Pujols makes choice... and it's not St. Louis

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Pujols makes choice... and it's not St. Louis

From Comcast SportsNet

DALLAS (AP)Three-time NL MVP Albert Pujols agreed Thursday to a 254 million, 10-year contract with the Los Angeles Angels, leaving the World Series champion St. Louis Cardinals after more than a decade for a new baseball life in southern California.

Pujols contract, which is subject to a physical, is the second-highest in baseball history and only the third to break the 200 million barrier, following Alex Rodriguezs 252 million, 10-year deal with Texas before the 2001 season and A-Rods 275 million, 10-year contract with the Yankees before the 2008 season.

This is a monumental day for Angel fans and I could not be more excited, Angels owner Arte Moreno said.

In addition to the Pujols signing, the Angels agreed to a five-year contract with left-hander C.J. Wilson, a deal worth 77.5 million that raised their spending for the day to 331.5 million.

People familiar with the deals told The Associated Press the terms of each contract, speaking on condition of anonymity because those details were not made public.

Pujols had spent all 11 of his major league seasons with the Cardinals, hitting .338 with 445 home runs and 1,329 RBIs to become a franchise icon second only to Stan Musial. He is fourth in career slugging percentage at .617, trailing only Hall of Famers Babe Ruth (.690), Ted Williams (.634) and Lou Gehrig (.632).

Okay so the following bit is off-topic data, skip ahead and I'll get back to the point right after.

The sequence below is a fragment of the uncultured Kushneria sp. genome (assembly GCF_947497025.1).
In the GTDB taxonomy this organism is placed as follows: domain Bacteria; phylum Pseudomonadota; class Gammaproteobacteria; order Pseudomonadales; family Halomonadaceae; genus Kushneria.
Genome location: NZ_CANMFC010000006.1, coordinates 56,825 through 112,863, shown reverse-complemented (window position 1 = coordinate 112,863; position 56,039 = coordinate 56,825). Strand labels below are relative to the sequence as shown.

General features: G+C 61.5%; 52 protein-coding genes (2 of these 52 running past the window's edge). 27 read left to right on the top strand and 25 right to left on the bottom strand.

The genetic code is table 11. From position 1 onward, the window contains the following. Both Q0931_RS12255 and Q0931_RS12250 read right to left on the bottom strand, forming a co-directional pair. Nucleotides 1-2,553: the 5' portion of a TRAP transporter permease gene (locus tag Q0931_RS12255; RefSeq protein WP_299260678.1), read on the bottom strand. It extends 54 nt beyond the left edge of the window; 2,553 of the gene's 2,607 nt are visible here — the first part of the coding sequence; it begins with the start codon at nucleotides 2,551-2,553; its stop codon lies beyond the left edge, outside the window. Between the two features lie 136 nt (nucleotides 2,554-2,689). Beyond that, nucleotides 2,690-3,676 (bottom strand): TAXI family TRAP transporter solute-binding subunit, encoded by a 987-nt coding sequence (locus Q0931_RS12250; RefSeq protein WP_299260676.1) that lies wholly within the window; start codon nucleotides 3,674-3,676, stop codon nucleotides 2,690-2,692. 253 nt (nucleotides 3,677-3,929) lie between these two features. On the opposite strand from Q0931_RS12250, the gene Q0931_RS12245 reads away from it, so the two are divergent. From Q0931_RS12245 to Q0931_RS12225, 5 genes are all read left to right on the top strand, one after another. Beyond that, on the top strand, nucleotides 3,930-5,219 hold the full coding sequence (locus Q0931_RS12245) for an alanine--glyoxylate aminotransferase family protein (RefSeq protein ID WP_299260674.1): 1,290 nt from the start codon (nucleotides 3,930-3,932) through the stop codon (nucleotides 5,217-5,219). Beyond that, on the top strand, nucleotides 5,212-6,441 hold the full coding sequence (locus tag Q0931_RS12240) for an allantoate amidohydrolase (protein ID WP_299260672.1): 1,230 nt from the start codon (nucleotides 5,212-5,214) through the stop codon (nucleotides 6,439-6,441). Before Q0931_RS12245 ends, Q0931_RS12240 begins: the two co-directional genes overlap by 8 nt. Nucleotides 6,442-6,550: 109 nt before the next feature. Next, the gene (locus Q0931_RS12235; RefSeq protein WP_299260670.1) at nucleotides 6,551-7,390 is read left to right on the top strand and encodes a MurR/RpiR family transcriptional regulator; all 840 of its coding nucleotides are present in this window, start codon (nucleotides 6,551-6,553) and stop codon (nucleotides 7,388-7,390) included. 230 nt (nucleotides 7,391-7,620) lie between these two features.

Pujols numbers in nearly every major offensive category are on a three-year decline. He had his poorest season in 2011 and at 31 is likely to spend the majority of his career with the Angels at designated hitter rather than first base.

We understand that players will go through peaks and valleys of sort, new Angels general manager Jerry Dipoto said. Albert has spent many years operating at peak, and if we want to call a decline going from superhuman to just great, I dont think weve seen the last great days of Albert Pujols, obviously, or we wouldnt be sitting here today.

Some have speculated he is older than his listed age. Albert Pujols age to me is not a concern, Dipoto said. Im not a scientist. I cant where he is, but I can tell you he hits like hes 27.

St. Louis also offered the slugger a 10-year deal, but he chose to leave the Gateway City for the freeway life.

We are disappointed, Cardinals chairman Bill DeWitt Jr. said. I would like our fans to know that we tried our best to make Albert a lifetime Cardinal but unfortunately we were unable to make it happen.

The Angels, who finished 10 games behind pennant-winning Texas in the AL West, made the move as the financially troubled Los Angeles Dodgers are in the process of being sold by Frank McCourt in U.S. Bankruptcy Court, a deal that could give the regions NL team a new, wealthy owner. The Dodgers could aggressively bid for talent a year from now, giving them a boost in the regional competition for fans attention.

Winning breeds interest, and we are setting ourselves up to start next season with an opportunity to get good, Dipoto said.